Does Ancient Mosaic Hold a New Image of Alexander the Great?

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Archaeologists in Huqoq, Israel, are puzzling over depictions of dancers, elephants, and a mysterious figure that may be Alexander the Great. (Nat Geo News)

Learn more about Huqoq and its dazzling mosaics with our terrific case study!

Teachers, scroll down for a quick list of key resources in our Teachers’ Toolkit.

Note: Current Event Connections is slowing down for the summer. Our column will continue to appear once or twice a week until mid-August. If you have an idea for a Current Event Connection, a recommendation for a good read, or want to share one of your MapMaker Interactive maps, let us know in the comments!

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(No, this is not the new mosaic, but click to enlarge!) Compare this famous (and undisputed) image of Alexander the Great with the newly discovered image from the Huqoq mosaic. The so-called “Alexander Mosaic” (above) was buried with the rest of Pompeii in 79 CE, but was probably completed about 100 BCE, within 250 years of Alexander’s death—and may have been based on a Greek painting completed within 50 years of his death. (In other words, the wealthy Pompeii resident was displaying a valuable antique.) The Huqoq mosaic was completed much later, in the 400s.
How are the mosaic figures similar?
How are they different?
Image courtesy Naples National Archaeological Museum and Wikimedia

Discussion Ideas

Unique mosaics have been discovered at Huqoq, a site that archaeologist Jodi Magness describes as “a Galilean village that was occupied for a long time because there is a spring next to it that attracted settlement. The name ‘Huqoq’ is mentioned in the Hebrew Bible—in the Old Testament—so it was occupied for a very long time, not necessarily continuously.” Take a look at two of the Huqoq mosaics below.

One of the most spectacular discoveries at Huqoq was a depiction of the Biblical figure of Samson. Samson is carrying the gate of Gaza, one of his legendary feats of strength detailed in the book of Judges. Photograph courtesy Jim Haberman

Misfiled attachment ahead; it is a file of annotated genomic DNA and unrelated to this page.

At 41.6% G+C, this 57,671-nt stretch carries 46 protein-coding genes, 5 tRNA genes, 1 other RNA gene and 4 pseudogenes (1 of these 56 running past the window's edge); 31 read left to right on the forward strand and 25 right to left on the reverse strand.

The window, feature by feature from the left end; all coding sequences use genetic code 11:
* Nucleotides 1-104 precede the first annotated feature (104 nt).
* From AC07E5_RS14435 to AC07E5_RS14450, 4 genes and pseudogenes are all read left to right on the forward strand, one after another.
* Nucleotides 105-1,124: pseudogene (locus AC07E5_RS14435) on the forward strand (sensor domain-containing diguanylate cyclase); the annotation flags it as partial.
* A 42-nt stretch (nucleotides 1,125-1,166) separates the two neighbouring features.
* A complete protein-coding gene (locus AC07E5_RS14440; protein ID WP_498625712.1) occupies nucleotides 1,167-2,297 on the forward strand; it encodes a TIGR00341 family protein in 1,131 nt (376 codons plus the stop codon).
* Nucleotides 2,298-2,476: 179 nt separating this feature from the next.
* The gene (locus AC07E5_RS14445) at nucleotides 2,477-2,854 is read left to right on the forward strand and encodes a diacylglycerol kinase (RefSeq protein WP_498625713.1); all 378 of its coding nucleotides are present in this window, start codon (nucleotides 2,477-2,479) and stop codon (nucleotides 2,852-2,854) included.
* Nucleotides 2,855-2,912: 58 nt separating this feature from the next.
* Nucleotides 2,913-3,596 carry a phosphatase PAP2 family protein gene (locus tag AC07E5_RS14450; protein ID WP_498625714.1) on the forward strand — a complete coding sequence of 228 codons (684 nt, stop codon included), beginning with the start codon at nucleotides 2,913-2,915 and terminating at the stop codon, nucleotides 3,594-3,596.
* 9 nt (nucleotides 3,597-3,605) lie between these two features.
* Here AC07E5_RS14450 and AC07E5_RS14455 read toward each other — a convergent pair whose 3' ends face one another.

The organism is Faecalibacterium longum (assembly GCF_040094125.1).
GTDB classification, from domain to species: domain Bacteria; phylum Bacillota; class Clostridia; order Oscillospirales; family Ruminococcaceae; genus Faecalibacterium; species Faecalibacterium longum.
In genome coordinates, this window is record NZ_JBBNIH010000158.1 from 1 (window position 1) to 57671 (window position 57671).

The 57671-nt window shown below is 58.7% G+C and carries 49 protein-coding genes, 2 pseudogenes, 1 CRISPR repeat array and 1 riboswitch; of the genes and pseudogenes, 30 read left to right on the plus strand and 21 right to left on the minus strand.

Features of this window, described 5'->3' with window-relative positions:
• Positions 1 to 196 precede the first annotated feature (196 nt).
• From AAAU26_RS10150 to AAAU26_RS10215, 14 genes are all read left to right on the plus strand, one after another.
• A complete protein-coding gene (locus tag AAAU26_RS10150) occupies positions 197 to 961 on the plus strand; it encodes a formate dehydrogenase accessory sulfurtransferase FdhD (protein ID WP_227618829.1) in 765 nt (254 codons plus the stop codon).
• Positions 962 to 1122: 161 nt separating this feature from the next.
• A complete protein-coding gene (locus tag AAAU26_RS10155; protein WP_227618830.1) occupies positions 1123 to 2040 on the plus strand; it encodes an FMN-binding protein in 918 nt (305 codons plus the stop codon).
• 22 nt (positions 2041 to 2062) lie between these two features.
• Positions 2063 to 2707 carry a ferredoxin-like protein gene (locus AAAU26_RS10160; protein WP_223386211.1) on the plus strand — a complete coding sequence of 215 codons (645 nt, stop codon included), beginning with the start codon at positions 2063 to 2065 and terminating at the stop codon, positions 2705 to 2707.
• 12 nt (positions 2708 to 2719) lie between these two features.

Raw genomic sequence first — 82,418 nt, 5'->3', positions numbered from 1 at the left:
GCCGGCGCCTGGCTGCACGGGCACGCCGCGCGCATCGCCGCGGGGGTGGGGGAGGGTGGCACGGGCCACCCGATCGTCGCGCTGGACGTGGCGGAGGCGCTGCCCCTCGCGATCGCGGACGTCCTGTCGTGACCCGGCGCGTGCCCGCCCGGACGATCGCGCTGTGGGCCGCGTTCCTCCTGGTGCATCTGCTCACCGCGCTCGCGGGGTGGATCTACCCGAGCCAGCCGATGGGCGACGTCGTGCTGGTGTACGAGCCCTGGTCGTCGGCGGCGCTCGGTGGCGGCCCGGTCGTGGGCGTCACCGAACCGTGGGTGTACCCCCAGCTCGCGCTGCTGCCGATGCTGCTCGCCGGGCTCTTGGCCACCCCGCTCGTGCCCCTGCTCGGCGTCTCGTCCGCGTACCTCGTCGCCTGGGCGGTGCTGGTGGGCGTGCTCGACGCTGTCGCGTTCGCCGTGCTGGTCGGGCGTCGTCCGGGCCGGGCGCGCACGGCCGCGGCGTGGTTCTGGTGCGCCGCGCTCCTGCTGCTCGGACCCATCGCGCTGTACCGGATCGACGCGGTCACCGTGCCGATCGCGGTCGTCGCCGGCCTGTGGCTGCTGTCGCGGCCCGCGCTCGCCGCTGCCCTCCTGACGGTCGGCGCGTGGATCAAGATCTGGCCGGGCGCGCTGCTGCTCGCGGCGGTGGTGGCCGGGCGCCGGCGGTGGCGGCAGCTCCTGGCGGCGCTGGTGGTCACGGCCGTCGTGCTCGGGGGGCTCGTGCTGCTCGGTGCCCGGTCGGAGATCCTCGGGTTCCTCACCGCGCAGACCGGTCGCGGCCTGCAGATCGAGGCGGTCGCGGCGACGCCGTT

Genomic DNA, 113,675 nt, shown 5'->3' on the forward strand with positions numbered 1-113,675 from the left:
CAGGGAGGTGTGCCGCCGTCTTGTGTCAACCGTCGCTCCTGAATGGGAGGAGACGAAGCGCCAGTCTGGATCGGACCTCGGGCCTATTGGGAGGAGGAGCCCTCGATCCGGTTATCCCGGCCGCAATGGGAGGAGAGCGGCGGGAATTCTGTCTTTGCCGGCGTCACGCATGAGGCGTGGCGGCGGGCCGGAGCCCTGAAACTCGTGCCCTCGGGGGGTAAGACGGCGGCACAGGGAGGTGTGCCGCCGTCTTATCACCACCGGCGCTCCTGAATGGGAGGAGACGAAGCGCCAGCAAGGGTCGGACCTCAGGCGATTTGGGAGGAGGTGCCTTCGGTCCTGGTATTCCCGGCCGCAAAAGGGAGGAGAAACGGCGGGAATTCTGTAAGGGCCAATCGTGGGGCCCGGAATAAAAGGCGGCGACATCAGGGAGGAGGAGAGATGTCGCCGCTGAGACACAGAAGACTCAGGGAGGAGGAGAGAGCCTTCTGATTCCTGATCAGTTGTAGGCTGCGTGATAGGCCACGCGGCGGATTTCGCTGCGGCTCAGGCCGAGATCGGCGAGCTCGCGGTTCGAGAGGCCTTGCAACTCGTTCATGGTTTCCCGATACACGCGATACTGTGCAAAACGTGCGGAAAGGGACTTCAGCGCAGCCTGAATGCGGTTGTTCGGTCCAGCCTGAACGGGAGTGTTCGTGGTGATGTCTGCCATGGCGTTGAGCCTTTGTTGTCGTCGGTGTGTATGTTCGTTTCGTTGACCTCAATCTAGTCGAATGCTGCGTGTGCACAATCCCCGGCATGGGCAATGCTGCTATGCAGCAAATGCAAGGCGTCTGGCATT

One of the most spectacular discoveries at Huqoq was a depiction of the Biblical figure of Samson. Samson is carrying the gate of Gaza, one of his legendary feats of strength detailed in the book of Judges.
Photograph courtesy Jim Haberman

This lovely lady was one of the first mosaics unearthed at Huqoq. Photograph courtesy Jim Haberman

This lovely lady was one of the first mosaics unearthed at Huqoq.
Photograph courtesy Jim Haberman

 

 

 

TEACHERS’ TOOLKIT

Nat Geo: Surprising Mosaics Revealed in Ancient Synagogue in Israel

Nat Geo: Huqoq Excavation Project (Case Study: Archaeology and Technology)

Huqoq Excavation Project

Livius: Alexander Visits Jerusalem

2 responses to “Does Ancient Mosaic Hold a New Image of Alexander the Great?

  1. .
    An interesting mosaic.

    This does not depict Alexander the Great. Instead, this is a scene from the Talmud, where bar Kamza offers a sacrificial calf on behalf of the Romans, to rabbi Zechariah Abkulas (see Gittin 55-57). This was in about AD 68. But bar Kamza was being devious here, because he had cut the calf’s lip (you can see the mark), knowing that Zechariah would have to reject the blemished offering, and so offend the Romans, and thereby precipitate the Jewish Revolt. This was one way in which the Jewish Revolt was deliberately forged.

    So was bar Kamza? Well, Kamza is a witty hypocorism, meaning ‘locust’. And there was a royal family in Syria who were disparaged as being locusts, one of whom was Agabus (meaning locust) who appears in Acts of the Apostles (Acts 11:27). This Syrian Agabus prophesied the great Judaean famine of AD 47, and this confirms that the royal family of ‘locusts’ was the Syrian monarchy of King Abgarus V of Edessa, who was married to Queen Helena. (Note – Agabus and Agbarus, the Roman and Syriac pronunciations respectively.) And it was Queen Helena of Syria, the wife of Abgarus, who saved Judaea from the AD 47 famine. And all the Edessan royalty wore the diadema headband, the symbol of of both Greek and Greeco-Persian royalty, the same as in this mosaic.

    But we are looking for the son of King Abgarus here (bar Kamza, not Kamza), and he was called King Izas Manu VI of Edessa. And we know that bar Kamza was King Izas Manu, because both are said to have started the Jewish Revolt (Gittin 55-57, and Josephus Flavius). But who was King Izas Manu? believe it or not he was the biblcial King Jesus Em Manu-el. (They share many, many similarities.)

    This is why the character in this mosaic is dressed in military uniform and is wearing a purple cloak – which was the sole prerogative of the Roman Emperor. So we know this character on the mosaic was claiming the throne of Rome. However, the biblical Jesus (King Izas Manu) was also pointedly said to have been dressed in a purple cloak (Mark 15:7). Why? Because the Jewish Revolt was primarily a revolt against Rome, rather than Judaea, and King Izas Manu (the biblical Jesus) wanted to become the next emperor of Rome.

    So this mosaic depicts bar Kamza giving a sacrificial calf to the priests of Jerusalem. And bar Kamza is King Izas Manu of Edessa. And King Izas Manu is the biblical King Jesus Manu-el, who has at last been discovered in the historical record. Please see: ‘Jesus, King of Edessa’.

    Ralph

    Like

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